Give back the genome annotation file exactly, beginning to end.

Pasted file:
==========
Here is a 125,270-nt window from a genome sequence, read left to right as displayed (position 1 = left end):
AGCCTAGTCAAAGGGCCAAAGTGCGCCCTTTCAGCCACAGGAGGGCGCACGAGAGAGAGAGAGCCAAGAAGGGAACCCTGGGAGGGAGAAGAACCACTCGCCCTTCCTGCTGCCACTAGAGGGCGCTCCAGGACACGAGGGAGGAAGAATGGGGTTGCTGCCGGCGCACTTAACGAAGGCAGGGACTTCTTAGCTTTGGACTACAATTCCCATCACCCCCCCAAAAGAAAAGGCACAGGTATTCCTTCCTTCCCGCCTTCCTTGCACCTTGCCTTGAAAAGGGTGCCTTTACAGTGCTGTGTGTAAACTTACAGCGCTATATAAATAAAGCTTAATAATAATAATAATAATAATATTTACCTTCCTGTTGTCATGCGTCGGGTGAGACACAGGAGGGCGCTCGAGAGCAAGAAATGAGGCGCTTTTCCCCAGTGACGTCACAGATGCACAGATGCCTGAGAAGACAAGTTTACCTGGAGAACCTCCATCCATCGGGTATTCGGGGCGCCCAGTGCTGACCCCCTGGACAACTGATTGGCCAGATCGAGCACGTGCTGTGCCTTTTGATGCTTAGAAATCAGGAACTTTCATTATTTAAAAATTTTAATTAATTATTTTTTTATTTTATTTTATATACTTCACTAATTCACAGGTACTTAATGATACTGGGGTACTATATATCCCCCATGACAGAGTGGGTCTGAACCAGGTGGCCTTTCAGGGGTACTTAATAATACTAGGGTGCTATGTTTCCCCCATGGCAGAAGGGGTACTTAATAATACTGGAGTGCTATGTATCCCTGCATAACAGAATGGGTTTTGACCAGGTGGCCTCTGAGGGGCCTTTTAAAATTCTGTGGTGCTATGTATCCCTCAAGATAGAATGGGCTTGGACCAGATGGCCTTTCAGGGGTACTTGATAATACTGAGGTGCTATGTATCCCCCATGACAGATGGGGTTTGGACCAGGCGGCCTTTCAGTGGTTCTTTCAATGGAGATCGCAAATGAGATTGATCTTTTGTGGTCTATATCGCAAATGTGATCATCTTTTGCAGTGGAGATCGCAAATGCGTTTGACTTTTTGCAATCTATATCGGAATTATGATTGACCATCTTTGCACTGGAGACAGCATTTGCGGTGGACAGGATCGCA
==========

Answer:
Here is a 125,270-nt window from a genome sequence, read left to right as displayed (position 1 = left end):
AGCCTAGTCAAAGGGCCAAAGTGCGCCCTTTCAGCCACAGGAGGGCGCACGAGAGAGAGAGAGCCAAGAAGGGAACCCTGGGAGGGAGAAGAACCACTCGCCCTTCCTGCTGCCACTAGAGGGCGCTCCAGGACACGAGGGAGGAAGAATGGGGTTGCTGCCGGCGCACTTAACGAAGGCAGGGACTTCTTAGCTTTGGACTACAATTCCCATCACCCCCCCAAAAGAAAAGGCACAGGTATTCCTTCCTTCCCGCCTTCCTTGCACCTTGCCTTGAAAAGGGTGCCTTTACAGTGCTGTGTGTAAACTTACAGCGCTATATAAATAAAGCTTAATAATAATAATAATAATAATATTTACCTTCCTGTTGTCATGCGTCGGGTGAGACACAGGAGGGCGCTCGAGAGCAAGAAATGAGGCGCTTTTCCCCAGTGACGTCACAGATGCACAGATGCCTGAGAAGACAAGTTTACCTGGAGAACCTCCATCCATCGGGTATTCGGGGCGCCCAGTGCTGACCCCCTGGACAACTGATTGGCCAGATCGAGCACGTGCTGTGCCTTTTGATGCTTAGAAATCAGGAACTTTCATTATTTAAAAATTTTAATTAATTATTTTTTTATTTTATTTTATATACTTCACTAATTCACAGGTACTTAATGATACTGGGGTACTATATATCCCCCATGACAGAGTGGGTCTGAACCAGGTGGCCTTTCAGGGGTACTTAATAATACTAGGGTGCTATGTTTCCCCCATGGCAGAAGGGGTACTTAATAATACTGGAGTGCTATGTATCCCTGCATAACAGAATGGGTTTTGACCAGGTGGCCTCTGAGGGGCCTTTTAAAATTCTGTGGTGCTATGTATCCCTCAAGATAGAATGGGCTTGGACCAGATGGCCTTTCAGGGGTACTTGATAATACTGAGGTGCTATGTATCCCCCATGACAGATGGGGTTTGGACCAGGCGGCCTTTCAGTGGTTCTTTCAATGGAGATCGCAAATGAGATTGATCTTTTGTGGTCTATATCGCAAATGTGATCATCTTTTGCAGTGGAGATCGCAAATGCGTTTGACTTTTTGCAATCTATATCGGAATTATGATTGACCATCTTTGCACTGGAGACAGCATTTGCGGTGGACAGGATCGCA